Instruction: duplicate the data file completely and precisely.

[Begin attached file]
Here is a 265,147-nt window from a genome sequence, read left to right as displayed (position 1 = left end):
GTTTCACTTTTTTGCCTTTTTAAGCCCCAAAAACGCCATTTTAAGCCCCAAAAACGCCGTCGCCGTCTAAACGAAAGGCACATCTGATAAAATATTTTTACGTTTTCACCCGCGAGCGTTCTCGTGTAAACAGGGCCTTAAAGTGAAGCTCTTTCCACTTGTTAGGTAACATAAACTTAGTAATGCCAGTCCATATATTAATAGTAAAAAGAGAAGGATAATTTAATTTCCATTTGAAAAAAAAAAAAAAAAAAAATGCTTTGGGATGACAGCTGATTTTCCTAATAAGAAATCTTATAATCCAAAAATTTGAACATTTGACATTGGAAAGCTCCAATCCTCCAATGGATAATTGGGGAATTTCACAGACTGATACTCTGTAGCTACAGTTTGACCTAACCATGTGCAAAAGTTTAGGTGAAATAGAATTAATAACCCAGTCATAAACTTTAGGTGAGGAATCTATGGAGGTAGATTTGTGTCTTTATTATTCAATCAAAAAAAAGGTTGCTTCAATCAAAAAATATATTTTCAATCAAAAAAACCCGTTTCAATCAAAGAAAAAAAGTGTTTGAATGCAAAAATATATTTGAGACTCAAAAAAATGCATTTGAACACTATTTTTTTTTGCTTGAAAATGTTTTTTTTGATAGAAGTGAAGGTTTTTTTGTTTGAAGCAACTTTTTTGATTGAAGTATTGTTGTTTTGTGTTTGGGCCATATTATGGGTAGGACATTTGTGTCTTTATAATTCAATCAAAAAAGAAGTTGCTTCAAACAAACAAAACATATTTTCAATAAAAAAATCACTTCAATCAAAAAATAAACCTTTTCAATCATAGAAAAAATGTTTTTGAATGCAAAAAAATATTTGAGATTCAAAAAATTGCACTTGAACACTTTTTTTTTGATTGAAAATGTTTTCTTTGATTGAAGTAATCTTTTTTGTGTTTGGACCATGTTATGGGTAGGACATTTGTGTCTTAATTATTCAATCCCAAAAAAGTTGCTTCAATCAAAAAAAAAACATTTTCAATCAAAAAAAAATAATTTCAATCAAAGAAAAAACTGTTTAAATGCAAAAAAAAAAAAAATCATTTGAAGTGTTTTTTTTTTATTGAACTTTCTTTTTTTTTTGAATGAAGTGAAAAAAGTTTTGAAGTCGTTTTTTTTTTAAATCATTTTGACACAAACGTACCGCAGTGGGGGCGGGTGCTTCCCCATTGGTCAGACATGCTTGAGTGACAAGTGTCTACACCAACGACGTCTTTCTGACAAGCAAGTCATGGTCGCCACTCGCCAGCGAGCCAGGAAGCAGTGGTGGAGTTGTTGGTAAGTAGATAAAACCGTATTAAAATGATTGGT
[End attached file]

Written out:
Here is a 265,147-nt window from a genome sequence, read left to right as displayed (position 1 = left end):
GTTTCACTTTTTTGCCTTTTTAAGCCCCAAAAACGCCATTTTAAGCCCCAAAAACGCCGTCGCCGTCTAAACGAAAGGCACATCTGATAAAATATTTTTACGTTTTCACCCGCGAGCGTTCTCGTGTAAACAGGGCCTTAAAGTGAAGCTCTTTCCACTTGTTAGGTAACATAAACTTAGTAATGCCAGTCCATATATTAATAGTAAAAAGAGAAGGATAATTTAATTTCCATTTGAAAAAAAAAAAAAAAAAAAATGCTTTGGGATGACAGCTGATTTTCCTAATAAGAAATCTTATAATCCAAAAATTTGAACATTTGACATTGGAAAGCTCCAATCCTCCAATGGATAATTGGGGAATTTCACAGACTGATACTCTGTAGCTACAGTTTGACCTAACCATGTGCAAAAGTTTAGGTGAAATAGAATTAATAACCCAGTCATAAACTTTAGGTGAGGAATCTATGGAGGTAGATTTGTGTCTTTATTATTCAATCAAAAAAAAGGTTGCTTCAATCAAAAAATATATTTTCAATCAAAAAAACCCGTTTCAATCAAAGAAAAAAAGTGTTTGAATGCAAAAATATATTTGAGACTCAAAAAAATGCATTTGAACACTATTTTTTTTTGCTTGAAAATGTTTTTTTTGATAGAAGTGAAGGTTTTTTTGTTTGAAGCAACTTTTTTGATTGAAGTATTGTTGTTTTGTGTTTGGGCCATATTATGGGTAGGACATTTGTGTCTTTATAATTCAATCAAAAAAGAAGTTGCTTCAAACAAACAAAACATATTTTCAATAAAAAAATCACTTCAATCAAAAAATAAACCTTTTCAATCATAGAAAAAATGTTTTTGAATGCAAAAAAATATTTGAGATTCAAAAAATTGCACTTGAACACTTTTTTTTTGATTGAAAATGTTTTCTTTGATTGAAGTAATCTTTTTTGTGTTTGGACCATGTTATGGGTAGGACATTTGTGTCTTAATTATTCAATCCCAAAAAAGTTGCTTCAATCAAAAAAAAAACATTTTCAATCAAAAAAAAATAATTTCAATCAAAGAAAAAACTGTTTAAATGCAAAAAAAAAAAAAATCATTTGAAGTGTTTTTTTTTTATTGAACTTTCTTTTTTTTTTGAATGAAGTGAAAAAAGTTTTGAAGTCGTTTTTTTTTTAAATCATTTTGACACAAACGTACCGCAGTGGGGGCGGGTGCTTCCCCATTGGTCAGACATGCTTGAGTGACAAGTGTCTACACCAACGACGTCTTTCTGACAAGCAAGTCATGGTCGCCACTCGCCAGCGAGCCAGGAAGCAGTGGTGGAGTTGTTGGTAAGTAGATAAAACCGTATTAAAATGATTGGT